Yin yoga is (somewhat) similar to restorative yoga, though props generally aren’t used and poses are held for a while (one to five minutes, for instance) in order to stress (stress is semantic choice over stretch, but don’t get too caught up for now) connective tissues. There are some differing perspectives of yin yoga (not necessarily researched or validated), though mine is that it’s a beautifully safe practice when accompanied with mindful awareness (just like any other style of practice). You can check out some articles for varying perspectives and general information about yin yoga here and here and here. I think these are great educational resources for those who do decide to try yin yoga. 

Lastly, just like I have emphasized in previous posts, research, explore, and don’t give up on finding the practice that suits you.

Craving more information? My most-used resources include:

Yoga International

Yoga Glo

Yoga Journal

Mala Yoga NYC – follow Steph and Angela on Instagram for educational tips!

Books by Ray Long, MD FRCSC (and I found a pdf of one!)

I’m a big fan girl of Jason Crandall – his wife has a great podcast that he frequently shows up on



So they recommended yoga? Where to start and what to look for: Stress, mental health, and trauma.

If you experience stress, anxiety, depression, trauma, limited physical mobility, injury, or pain your doctor, physical therapist, or mental health provider might recommend yoga. Or, maybe your friend just mentioned they think you should give it a go because they are awesome.

How do you know which type is the best for you? Best case scenario you just pick one that sounds groovy, love it, and go back for more. But perhaps you give up from the very start, overwhelmed by the options. Or maybe you take a class, don’t enjoy it or don’t find it accessible, and you never go back.

My recommendation (albeit complicated by yogic philosophy and the risk of commodifying a practice with ancient roots) is that you should shop around before giving up, just like you should shop around for any other wellness product or service. There is no perfect teacher and no perfect class. I might also argue that there is no perfect fit for everyone, but there is definitely a class or teacher out there who will match your needs, level, energy, and goals to the extent you find it necessary.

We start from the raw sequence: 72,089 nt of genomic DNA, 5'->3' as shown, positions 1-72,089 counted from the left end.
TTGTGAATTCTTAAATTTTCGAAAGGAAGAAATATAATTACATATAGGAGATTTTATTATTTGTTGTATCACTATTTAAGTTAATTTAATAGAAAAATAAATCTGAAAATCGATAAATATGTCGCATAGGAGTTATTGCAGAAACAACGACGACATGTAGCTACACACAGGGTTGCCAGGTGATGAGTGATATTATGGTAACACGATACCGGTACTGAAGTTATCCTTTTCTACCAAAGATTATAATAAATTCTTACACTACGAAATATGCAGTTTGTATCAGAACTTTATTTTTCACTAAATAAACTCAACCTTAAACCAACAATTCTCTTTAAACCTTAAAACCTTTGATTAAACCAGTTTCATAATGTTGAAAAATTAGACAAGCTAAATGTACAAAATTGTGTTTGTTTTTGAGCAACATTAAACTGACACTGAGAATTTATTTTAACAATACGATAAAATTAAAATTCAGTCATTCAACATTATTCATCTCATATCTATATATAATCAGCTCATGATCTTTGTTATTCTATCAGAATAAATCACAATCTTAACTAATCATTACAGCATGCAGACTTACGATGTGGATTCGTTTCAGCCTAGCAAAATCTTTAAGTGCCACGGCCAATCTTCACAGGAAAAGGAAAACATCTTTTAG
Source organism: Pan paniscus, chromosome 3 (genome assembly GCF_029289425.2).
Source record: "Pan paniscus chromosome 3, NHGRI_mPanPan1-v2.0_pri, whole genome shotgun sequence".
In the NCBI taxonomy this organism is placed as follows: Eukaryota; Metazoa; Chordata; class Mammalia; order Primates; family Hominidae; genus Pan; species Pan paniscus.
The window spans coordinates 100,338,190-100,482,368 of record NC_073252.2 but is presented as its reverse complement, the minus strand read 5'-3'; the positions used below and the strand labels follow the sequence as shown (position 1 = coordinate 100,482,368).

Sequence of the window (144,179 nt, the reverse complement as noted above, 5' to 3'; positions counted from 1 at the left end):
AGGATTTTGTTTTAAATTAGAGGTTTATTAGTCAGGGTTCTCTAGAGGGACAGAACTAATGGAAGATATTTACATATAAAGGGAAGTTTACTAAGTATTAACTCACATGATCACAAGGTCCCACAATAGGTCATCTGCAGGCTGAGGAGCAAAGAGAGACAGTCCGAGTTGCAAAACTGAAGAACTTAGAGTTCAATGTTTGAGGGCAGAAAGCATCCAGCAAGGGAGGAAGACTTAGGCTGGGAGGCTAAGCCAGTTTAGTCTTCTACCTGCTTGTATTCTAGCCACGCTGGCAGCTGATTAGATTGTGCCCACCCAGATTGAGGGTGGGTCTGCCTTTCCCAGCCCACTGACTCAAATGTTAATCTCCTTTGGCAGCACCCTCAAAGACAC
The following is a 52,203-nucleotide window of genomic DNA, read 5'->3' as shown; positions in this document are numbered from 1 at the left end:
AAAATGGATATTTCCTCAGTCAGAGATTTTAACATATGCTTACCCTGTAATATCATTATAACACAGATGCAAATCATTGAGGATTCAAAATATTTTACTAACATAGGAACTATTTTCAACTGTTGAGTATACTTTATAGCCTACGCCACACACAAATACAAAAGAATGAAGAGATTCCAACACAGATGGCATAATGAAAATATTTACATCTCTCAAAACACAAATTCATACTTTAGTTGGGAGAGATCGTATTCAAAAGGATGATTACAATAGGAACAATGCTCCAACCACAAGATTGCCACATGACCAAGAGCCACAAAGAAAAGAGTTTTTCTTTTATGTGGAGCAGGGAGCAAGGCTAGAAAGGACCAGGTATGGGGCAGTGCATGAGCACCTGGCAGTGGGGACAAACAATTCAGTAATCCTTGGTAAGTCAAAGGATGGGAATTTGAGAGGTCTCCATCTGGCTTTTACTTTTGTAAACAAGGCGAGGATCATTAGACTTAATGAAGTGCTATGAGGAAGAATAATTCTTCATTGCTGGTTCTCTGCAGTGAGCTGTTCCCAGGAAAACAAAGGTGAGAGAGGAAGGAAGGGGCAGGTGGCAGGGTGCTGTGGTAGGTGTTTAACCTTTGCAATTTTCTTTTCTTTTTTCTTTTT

This post is the second in a series of posts meant to support new and future yogis. Peep my last post for more! This month I’ll focus on stress, mental health, and trauma. Next month I’ll cover pain, injury, and mobility.

Most of this post will focus on classes in yoga studios. If you’d like to practice at home take a look at these resources and browse my piece on developing a home practice.

Let’s jump in!


If you are seeking yoga out in pursuit of relaxation, know that while nearly every yoga class has the potential to support your emotional wellbeing, some classes will focus on more supportive strategies, poses, and breath practices designed to help students calm down. Practices such as forward folds and intentionally long(er) exhales, for example, work to activate your parasympathetic nervous system helps you calm down. In nerdy words, it’s the part of your nervous system that counteracts the fight-flight-freeze reaction of the sympathetic nervous system.

That said, if relaxing, managing symptoms of anxiety and/or depression, or increasing your ability to regulate your emotions is your priority, keep in mind that the appropriate class for you might not fulfill your exercise requirements for the day. You might not even break a sweat in class. 

That’s not to say the practice won’t feel intense! This is the caveat us in the wellness profession give to every yoga student, therapy client, or otherwise: sometimes our stress seems to increase and things feel crummy for a while before getting “better.” It makes sense. Anxiety, depression, anger, hurt, and other deep shit get stirred up a bit as we quiet, intentionally draw inward, and face the parts of ourselves and our lives that we’d like to shift.

There is definitely a time, place, and attitude to let loose in a physically intense or vigorous practice, but sometimes slowing down can feel more difficult than speeding up. It is perfectly normal to feel overwhelmed by intense sensations that arise in class.

A certain level of stress – physical, mental, emotional, or otherwise – is therapeutic because it helps us build resilience. Try reframing stress as an opportunity to learn more about your triggers, how and where you hold stress in the body, and what helps you calm down. You are on a path to increase your emotional awareness, and general ability to cope with and manage negative emotions and sensations! This article is on point with that sentiment.